Bite 2: CFPB Takes Actions against International Money Transfer App; Highlights Compliance Deficiencies with Remittance Transfer Rules

On October 17, 2023, the CFPB announced that it had taken action against an international money transfer app, claiming that it violated the EFTA and the Remittance Transfer Rule. The CFPB claimed that the operator of the mobile app allegedly deceived customers about the speed and costs of remittance transfers, forced consumers to waive legal rights, failed to provide required disclosures and receipts, and failed to properly investigate disputes. According to the CFPB, the company violated the EFTA when it required users to waive the company's liability for losses incurred through the app, as the EFTA provides that the rights conferred by the EFTA cannot be waived. The CFPB's Remittance Transfer Rule requires that consumers receive timely receipts, specific disclosures about funds availability, and correctly calculated exchange rates- all of which the company allegedly failed provide. The CFPB also alleged that the company deceived consumers by falsely claiming that transfers would be delivered instantly and without fees. The CFPB's order required the company to refund consumers who paid for "fee-free" transactions or whose payments were not delivered on-time. The company also paid a $1.5 million penalty to the civil penalty fund.

This action followed discussion in two preceding CFPB Supervisory Highlights expressing concerns with shortfalls in complying with the remittance transfer rules. For example, the Summer 2023 Supervisory Highlights noted that some institutions had not developed written error resolution policies and procedures as are required by the remittance transfer regulations. The CFPB noted that this was a concern highlighted in several prior Supervisory Highlights publications, and that it was a continuing concern of the Bureau. Concerns with remittance transfer error resolution compliance continued in the Fall 2023 Supervisory Highlights, as the CFPB noted that certain remittance transfer providers failed to provide timely refund of fees imposed on remittance transfers that did not arrive by the promised availability as required by CFPB Regulation E. The Fall 2023 Supervisory Highlights publication also observed that certain remittance transfer providers failed to disclose fees imposed by their agents at the time of transfer as required by Regulation E. This resulted in a reduction of the total amount of funds received by the recipient when compared to the amount disclosed.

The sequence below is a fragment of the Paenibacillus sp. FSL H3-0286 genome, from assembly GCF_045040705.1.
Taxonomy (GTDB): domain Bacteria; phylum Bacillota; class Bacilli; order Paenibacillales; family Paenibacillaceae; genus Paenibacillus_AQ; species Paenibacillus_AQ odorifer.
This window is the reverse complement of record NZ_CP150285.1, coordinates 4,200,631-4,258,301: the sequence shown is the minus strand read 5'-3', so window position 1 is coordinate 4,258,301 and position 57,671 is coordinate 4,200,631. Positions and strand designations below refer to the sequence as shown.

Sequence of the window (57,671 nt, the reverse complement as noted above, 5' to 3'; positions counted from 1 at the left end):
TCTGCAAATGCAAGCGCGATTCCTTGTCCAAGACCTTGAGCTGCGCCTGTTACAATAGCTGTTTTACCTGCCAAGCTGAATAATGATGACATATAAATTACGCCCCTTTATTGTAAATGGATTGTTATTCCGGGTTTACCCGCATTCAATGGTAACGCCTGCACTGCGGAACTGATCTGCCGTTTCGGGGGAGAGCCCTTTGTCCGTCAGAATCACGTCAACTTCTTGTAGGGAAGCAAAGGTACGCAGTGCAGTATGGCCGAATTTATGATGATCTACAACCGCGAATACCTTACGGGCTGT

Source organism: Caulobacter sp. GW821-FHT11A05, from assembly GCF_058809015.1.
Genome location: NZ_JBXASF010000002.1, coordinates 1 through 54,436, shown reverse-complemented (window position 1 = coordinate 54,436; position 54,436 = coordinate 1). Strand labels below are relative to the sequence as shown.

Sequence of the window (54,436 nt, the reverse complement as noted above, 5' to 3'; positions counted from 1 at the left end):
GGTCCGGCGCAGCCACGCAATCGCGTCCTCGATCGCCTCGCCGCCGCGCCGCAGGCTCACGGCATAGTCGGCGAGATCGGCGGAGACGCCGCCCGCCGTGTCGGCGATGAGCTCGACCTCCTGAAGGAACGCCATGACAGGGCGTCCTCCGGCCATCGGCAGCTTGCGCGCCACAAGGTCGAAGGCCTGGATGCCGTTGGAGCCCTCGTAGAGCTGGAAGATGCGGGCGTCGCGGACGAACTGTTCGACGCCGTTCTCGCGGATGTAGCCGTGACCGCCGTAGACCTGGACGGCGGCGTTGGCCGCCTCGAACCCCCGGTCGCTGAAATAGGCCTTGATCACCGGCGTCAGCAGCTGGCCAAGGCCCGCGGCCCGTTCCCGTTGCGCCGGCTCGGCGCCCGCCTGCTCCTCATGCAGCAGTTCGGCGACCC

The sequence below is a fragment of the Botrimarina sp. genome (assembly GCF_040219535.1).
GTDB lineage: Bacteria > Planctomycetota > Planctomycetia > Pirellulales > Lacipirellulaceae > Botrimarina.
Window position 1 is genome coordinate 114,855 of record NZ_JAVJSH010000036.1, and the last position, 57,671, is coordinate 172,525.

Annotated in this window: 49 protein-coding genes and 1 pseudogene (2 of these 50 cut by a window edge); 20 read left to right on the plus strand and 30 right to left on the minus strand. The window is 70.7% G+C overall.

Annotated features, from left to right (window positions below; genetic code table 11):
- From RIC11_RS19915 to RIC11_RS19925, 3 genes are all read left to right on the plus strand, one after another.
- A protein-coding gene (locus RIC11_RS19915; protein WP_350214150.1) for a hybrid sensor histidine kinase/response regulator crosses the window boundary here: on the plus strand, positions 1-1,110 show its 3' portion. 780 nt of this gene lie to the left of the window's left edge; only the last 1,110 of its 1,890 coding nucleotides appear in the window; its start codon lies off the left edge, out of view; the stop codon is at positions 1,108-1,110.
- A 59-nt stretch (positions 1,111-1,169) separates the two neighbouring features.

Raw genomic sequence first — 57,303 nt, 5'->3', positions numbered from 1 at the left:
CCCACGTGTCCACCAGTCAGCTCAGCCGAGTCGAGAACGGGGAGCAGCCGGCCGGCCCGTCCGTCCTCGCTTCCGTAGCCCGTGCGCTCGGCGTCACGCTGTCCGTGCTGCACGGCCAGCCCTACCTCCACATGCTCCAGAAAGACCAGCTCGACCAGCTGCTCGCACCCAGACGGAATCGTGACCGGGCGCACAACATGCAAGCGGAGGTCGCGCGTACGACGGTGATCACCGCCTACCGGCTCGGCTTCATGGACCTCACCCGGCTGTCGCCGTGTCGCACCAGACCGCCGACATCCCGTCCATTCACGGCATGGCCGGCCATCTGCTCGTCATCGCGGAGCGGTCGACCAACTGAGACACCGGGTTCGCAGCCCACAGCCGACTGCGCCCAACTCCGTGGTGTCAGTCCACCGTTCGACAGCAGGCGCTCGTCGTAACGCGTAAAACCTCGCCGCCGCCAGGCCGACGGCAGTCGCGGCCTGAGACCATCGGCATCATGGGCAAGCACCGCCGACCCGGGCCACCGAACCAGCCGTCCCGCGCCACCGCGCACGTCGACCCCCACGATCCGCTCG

Bite 1: CFPB Issues Order against Payment Firm for Allegedly Processing Unauthorized Payments

On June 27, 2023, the CFPB issued an order claiming that a payment processor improperly initiated approximately $2.3 billion in unlawful mortgage payment transactions, which could have subjected up to 500,000 homeowners to overdraft and NSF fees from their financial institutions. In April of 2021, the payment firm had conducted tests of its platform, but allegedly sent several files filled with actual customer data into the ACH network, accidentally initiating approximately $2.3 billion in electronic payment transactions from homeowners' accounts without notice or authorization. At one bank, for example, more than 60,000 accounts reportedly experienced more than $330 million in combined unlawful debits. Among these account holders, approximately 7,300 had their available balances reduced by more than $10,000. The CFPB claims that these actions violated Regulation E, and in addition to a $25 million penalty, the CFPB required the company to change its security and testing practices so that it does not happen again.

Conclusions and Predictions

We believe technical innovation and consumer convenience (such as so-called "real time" payment functionality through payment apps and account-to-account (A2A) and person-to-person (P2P) transfers) will continue to drive growth trends in the payment industry. However, that growth - particularly by non-bank payment services providers - may bring increased regulatory scrutiny and will likely lead to even greater efforts by the CFPB to regulate the industry. It will be very interesting to watch how these opposing forces interact. At the very least, new compliance burdens appear likely for industry players.

Still hungry? Please join for our next CFPB Bites of the Month. Here is our lineup for 2024. If you missed any of our prior Bites, request a replay on our website.

Hudson Cook, LLP provides articles, webinars and other content on its website from time to time provided both by attorneys with Hudson Cook, LLP, and by other outside authors, for information purposes only. Hudson Cook, LLP does not warrant the accuracy or completeness of the content, and has no duty to correct or update information contained on its website. The views and opinions contained in the content provided on the Hudson Cook, LLP website do not constitute the views and opinion of the firm. Such content does not constitute legal advice from such authors or from Hudson Cook, LLP. For legal advice on a matter, one should seek the advice of counsel.